Roundup: 1 in 3 Adults Misdiagnosed as Asthmatic; e-Cigarettes May Entice Teens Who Wouldn’t Otherwise Smoke

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January 27, 2017


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As many as one in three adults who’ve been diagnosed with asthma may not actually have the chronic respiratory disorder, a new study has found.

Researchers in Canada performed lung function tests on more than 600 adults diagnosed with asthma over the past five years.

One-third of them did not have the disease, the study concluded. Eighty percent of those people had been taking asthma drugs, and about 35 percent who were taking medication every day, the investigators found.

Participants who took asthma medicines were gradually weaned off the drugs over four clinic visits to see how well their lungs worked without treatment.  After one year of follow-up, 181 of the 203 who were classified as misdiagnosed still did well on lung tests, according to the findings published in the Journal of the American Medical Association (JAMA).

Some of the patients who were misdiagnosed had other conditions other than asthma, and some did have asthma — but were in remission when tested as part of the study, says lead study author Shawn Aaron, M.D., of the University of Ottawa and the Ottawa Hospital Research Institute.

Among those misdiagnosed with asthma, 12 people, or 2 percent of the participants, had serious conditions other than asthma — such as heart disease, pulmonary hypertension, chronic obstructive pulmonary disease (COPD), gastroesophageal reflux (GERD) or anxiety-related hyperventilation.

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E-Cigarettes May Entice Teens Who Wouldn’t Otherwise Smoke, Report Finds

Smoking among middle and high schoolers has declined steadily over the past decade, but that trend did not decrease further after e-cigarettes entered the U.S. market in 2007, a new study reports.

Those battery-powered “vaping” devices may actually entice some youth into smoking who otherwise wouldn’t have, potentially pushing them into a nicotine habit, researchers concluded in the report published in Pediatrics.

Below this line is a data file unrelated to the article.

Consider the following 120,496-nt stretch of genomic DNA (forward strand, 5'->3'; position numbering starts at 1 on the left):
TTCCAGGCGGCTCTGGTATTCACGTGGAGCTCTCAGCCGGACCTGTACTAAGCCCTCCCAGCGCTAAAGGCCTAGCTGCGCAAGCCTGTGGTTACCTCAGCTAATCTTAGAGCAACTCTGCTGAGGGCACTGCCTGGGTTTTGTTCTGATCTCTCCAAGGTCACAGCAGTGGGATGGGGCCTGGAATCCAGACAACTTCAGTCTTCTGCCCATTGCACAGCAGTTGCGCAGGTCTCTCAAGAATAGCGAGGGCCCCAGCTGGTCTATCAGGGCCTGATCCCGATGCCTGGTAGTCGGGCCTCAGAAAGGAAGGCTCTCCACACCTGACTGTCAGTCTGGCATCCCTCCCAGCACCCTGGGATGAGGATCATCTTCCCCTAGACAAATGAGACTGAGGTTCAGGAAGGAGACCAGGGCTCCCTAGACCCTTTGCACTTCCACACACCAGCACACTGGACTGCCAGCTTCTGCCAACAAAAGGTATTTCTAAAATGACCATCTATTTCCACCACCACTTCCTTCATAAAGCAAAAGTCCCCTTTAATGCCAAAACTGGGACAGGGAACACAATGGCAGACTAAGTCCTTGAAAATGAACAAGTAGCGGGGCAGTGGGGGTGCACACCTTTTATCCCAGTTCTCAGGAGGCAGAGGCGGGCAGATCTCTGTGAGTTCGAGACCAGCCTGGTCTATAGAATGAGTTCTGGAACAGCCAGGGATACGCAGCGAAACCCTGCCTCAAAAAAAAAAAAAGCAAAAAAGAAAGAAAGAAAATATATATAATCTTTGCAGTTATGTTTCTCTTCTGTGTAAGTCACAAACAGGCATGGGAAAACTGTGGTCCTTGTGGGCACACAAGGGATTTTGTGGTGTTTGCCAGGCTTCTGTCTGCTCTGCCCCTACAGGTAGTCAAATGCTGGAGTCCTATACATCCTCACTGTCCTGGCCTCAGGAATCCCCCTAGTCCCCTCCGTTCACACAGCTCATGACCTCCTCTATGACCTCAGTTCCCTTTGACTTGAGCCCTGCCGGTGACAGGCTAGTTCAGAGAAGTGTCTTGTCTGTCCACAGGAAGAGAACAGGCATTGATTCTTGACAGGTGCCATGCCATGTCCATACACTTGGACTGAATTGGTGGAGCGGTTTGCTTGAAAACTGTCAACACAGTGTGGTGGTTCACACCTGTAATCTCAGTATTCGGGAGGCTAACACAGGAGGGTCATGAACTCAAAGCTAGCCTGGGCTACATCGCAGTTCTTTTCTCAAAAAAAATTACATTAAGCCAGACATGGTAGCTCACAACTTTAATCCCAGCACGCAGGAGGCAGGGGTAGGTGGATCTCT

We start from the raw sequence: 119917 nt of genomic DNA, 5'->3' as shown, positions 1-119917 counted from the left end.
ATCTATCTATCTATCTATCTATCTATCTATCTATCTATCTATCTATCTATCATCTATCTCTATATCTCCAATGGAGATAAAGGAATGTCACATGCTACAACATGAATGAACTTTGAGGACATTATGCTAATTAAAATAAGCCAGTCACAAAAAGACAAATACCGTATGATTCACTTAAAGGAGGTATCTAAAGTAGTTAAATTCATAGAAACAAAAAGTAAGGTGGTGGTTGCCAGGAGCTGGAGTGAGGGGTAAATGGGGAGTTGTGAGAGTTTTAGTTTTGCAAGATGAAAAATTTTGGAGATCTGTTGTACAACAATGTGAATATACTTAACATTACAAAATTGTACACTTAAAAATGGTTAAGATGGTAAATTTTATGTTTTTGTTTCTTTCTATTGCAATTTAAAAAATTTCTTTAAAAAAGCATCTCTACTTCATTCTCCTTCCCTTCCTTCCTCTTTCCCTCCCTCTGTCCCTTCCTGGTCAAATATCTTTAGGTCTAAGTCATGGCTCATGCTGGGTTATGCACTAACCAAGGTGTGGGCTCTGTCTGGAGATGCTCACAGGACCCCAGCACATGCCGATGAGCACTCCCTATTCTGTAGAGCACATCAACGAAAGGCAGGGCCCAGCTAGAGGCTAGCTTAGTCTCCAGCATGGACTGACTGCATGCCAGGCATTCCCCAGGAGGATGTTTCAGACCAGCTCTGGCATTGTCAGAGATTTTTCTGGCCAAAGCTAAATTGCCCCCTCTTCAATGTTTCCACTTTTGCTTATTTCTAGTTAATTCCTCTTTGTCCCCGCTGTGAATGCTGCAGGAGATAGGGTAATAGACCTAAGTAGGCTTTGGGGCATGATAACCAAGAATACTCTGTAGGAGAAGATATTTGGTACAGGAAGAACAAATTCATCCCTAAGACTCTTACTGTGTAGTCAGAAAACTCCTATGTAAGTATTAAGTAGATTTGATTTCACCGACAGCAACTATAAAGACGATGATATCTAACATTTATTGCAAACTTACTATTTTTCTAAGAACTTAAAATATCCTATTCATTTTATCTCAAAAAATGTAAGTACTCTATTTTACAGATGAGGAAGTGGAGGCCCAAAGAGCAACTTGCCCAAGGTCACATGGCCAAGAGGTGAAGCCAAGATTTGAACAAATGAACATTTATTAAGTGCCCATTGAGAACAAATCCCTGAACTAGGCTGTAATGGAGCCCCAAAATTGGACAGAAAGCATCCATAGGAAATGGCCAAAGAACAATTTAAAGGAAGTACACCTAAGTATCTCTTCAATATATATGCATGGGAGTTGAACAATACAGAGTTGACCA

“E-cigarettes are encouraging—not discouraging—youth to smoke and to consume nicotine, and are expanding the tobacco market,” said Stanton Glantz, a study co-author and director of the University of California-San Francisco Center for Tobacco Control Research.

Since the introduction of e-cigarettes a decade ago, public health experts have debated whether these devices serve as a tool to help smokers quite the habit, or possibly a safer alternative to smoking traditional combustible cigarettes. But some studies have reported the opposite effect. E-cigs can lure a new generation into nicotine addiction, just as the overall U.S. smoking rate continues to fall among adults, experts say.

In the new study, researchers looked at data for more than 140,000 middle and high school students between 2004 and 2014. “The introduction of e-cigarettes was not associated with a change in the linear decline in cigarette smoking among youth,” researchers concluded.

The good news: The overall percentages of teens who said they smoked decreased from 40 percent to 22 percent over the ten-year period.

The bad news: Combined e-cigarette and cigarette use among these adolescents in 2014 was higher than total cigarette use in 2009.

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Florida Gets Mostly Failing Grades for Its ‘Tobacco Control’ Efforts

The American Lung Association (ALA) has issued grades to each state for its tobacco control efforts, including laws and policies aimed at reducing exposure to nicotine products and helping smokers kick the habit.

Out of five graded categories, Florida got four “F”s including one for “tobacco prevention and cessation funding,” according to the ALA’s State of Tobacco Control 2017. The rest of the report card included three failing grades for tobacco taxes, access to cessation services and the fact that you only have to be 18 to buy tobacco instead of 21.

Florida’s best showing was a ‘B’ for “smoke-free air,” because smoking is prohibited in restaurants and retail stores, and restricted in most bars.

Tobacco use remains the leading cause of preventable death and disease in the United States.

The ALA has warned that the use of e-cigarettes and hookah among young people has sharply increased. This trend calls for state to increase the cost of tobacco products, including electronic smoking devices, the ALA says.

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